Inquiry into Gulf War illnesses - London, July - September 2004
7. Lies, statistics and repression

Carol Avison, widow of a 24-year regular soldier “[who] started off as a private and worked up to a major”, 19 July 2004.
We met up with Tony Blair and he said, “If we get into government, we will leave no stone unturned and we will get a public inquiry.”  That is what he promised to do himself.  I have written but it just seems that it is all dead promises.  

Raymond Bristow, military warrant officer theatre technician and combat medical technician, both Class, 19 July 2004.
I attended this medical conference in Iraq.  We were not at war; it was in 1998.  Whilst I was there… the Ministry of Defence arranged for a police raid on my house and confiscated a computer and copied my hard drive.  Even one hour before I was due to land at Heathrow, upon my return, which was several days after the police raid when they had already returned the computer having got all the information, they refused to let my wife know if I was to be arrested or not.  They said they had not made up their minds.  I was not arrested.  I had not committed a crime.  I have never even been questioned by the police about this.  

They had stolen my evidence.  They said they would tell me what files they had copied and which they had not, and I am still waiting for that – and that is seven years later.  It caused a great deal of stress to my wife and my daughters...  David Batty, a journalist on the Big Issue wrote about this, and he was arrested and questioned.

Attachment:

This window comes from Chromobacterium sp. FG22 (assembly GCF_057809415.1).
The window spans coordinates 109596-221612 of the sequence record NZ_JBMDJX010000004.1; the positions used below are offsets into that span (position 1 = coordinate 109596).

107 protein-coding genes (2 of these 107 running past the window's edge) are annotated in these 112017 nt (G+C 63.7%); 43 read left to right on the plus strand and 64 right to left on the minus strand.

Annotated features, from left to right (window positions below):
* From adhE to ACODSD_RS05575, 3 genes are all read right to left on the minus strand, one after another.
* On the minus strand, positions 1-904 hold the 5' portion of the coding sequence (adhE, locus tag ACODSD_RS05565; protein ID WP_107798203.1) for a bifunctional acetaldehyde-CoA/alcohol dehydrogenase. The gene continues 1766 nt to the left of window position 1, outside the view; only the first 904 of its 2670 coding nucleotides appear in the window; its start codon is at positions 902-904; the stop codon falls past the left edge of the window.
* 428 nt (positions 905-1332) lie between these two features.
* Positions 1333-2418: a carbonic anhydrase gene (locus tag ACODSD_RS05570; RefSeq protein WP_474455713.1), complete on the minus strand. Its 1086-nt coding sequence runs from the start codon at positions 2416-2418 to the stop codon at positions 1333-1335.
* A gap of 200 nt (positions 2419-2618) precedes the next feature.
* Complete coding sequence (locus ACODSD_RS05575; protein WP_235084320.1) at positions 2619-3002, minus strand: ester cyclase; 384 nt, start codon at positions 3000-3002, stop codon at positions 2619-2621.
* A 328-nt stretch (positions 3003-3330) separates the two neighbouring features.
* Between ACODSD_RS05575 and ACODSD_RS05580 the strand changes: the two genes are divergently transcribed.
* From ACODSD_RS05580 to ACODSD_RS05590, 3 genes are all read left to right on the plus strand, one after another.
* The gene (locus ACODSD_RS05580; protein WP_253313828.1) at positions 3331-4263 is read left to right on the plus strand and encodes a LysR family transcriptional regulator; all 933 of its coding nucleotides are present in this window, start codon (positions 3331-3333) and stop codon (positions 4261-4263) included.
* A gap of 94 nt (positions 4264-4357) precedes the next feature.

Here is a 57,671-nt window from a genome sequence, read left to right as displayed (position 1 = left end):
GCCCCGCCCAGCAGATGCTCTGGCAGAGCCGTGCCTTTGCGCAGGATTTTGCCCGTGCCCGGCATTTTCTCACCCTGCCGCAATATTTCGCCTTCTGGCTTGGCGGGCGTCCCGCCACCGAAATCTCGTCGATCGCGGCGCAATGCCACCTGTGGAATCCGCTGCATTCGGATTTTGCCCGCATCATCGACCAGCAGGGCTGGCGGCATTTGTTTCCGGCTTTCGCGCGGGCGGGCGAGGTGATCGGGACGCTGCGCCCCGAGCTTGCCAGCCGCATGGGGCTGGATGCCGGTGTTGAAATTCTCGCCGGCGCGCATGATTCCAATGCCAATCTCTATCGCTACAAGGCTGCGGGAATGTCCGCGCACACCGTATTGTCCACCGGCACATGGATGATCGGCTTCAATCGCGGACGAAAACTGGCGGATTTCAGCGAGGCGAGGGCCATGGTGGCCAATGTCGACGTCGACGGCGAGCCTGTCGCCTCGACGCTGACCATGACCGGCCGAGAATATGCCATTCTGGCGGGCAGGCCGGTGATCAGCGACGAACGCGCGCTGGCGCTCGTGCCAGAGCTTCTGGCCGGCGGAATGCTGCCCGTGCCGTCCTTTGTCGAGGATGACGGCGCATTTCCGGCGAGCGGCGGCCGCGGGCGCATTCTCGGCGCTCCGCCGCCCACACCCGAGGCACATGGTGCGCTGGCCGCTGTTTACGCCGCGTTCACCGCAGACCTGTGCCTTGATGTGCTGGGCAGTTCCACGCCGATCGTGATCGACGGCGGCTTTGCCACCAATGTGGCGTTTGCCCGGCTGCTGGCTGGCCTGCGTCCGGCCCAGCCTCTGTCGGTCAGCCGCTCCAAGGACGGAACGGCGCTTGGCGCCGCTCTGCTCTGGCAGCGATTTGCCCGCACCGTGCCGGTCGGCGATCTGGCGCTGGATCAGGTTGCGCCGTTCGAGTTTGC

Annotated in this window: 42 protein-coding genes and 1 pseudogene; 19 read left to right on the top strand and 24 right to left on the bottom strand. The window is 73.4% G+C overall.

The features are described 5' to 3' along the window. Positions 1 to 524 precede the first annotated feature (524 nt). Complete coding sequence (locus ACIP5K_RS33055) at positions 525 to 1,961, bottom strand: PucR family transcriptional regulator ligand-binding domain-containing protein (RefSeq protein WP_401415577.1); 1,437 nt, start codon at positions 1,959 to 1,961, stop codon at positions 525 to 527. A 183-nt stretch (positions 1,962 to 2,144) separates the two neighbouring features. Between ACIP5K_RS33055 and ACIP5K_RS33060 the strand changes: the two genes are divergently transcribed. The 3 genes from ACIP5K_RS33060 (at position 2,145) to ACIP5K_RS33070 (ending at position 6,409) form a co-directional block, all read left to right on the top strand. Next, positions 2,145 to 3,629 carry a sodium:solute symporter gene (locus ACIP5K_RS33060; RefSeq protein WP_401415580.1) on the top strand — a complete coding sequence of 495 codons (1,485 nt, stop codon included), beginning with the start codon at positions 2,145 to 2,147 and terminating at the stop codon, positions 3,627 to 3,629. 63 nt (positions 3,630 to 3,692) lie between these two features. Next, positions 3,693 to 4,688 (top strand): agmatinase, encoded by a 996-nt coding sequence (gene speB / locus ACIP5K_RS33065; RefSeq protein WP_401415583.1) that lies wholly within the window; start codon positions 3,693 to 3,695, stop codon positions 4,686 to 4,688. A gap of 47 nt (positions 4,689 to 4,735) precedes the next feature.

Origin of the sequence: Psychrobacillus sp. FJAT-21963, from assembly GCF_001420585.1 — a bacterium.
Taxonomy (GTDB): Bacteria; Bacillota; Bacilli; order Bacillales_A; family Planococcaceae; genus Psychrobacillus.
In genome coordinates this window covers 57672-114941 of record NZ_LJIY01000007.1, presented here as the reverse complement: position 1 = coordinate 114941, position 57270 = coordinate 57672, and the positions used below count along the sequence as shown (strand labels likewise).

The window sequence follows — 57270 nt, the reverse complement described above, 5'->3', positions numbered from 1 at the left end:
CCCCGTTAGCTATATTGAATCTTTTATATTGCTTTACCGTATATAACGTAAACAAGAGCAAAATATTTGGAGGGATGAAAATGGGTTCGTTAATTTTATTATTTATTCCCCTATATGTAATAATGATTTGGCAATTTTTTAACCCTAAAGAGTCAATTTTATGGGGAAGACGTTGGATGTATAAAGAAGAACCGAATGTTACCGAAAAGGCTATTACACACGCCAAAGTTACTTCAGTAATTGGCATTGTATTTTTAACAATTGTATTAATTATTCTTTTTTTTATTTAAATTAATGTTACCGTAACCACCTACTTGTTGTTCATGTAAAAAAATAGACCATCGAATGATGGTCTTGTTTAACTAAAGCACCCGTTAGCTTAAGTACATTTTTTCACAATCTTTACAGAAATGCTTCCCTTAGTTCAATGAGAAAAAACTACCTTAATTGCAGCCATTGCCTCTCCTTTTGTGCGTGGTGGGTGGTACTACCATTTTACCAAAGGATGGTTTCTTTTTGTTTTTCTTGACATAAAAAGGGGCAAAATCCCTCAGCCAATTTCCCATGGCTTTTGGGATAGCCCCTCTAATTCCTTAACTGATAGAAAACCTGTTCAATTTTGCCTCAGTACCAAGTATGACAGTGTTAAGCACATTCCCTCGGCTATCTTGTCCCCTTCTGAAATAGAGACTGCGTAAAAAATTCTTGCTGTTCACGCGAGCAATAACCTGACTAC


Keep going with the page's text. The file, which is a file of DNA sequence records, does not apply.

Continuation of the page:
Malcolm Hooper, Emeritus Professor of Medicinal Chemistry at the University of Sunderland and Chief Scientific Adviser to the Gulf War Veterans, 28 July 2004.
I have come to view the whole issue of Gulf War Syndrome/Illness as representing an orchestrated, coherent and comprehensive attempt to construct an understanding of Gulf War Syndrome as a psychiatric and psychological dysfunction, commonly found in soldiers returning from the battlefield.  This is what the Americans use shorthand to say is "the stress theory" here, and official funding has been largely committed to establishing this biopsychosocial model of the illness, and such studies, I feel, have gone on to create confusion rather than clarity, distress rather than healing and comfort… 

On this account, because it was all in their mind, the responsibility shifts to the veteran: so it is the veteran's fault that he is ill, it is the veteran's fault that his family is suffering, it is the veteran who has failed to engage with his own problems.  The other thing that is very noticeable in his attempt to sustain a biopsychosocial model is the persistent refusal to accept evidence from independent studies.  

Again and again this comes out in some of the papers that I have put before you, and my criticism of the papers that have come from different sources, where again and again you look in the references and they are all missing; all these things are missing; there is nothing there which shows any cognisance of or any desire to engage with the results of independent research from a variety of sources...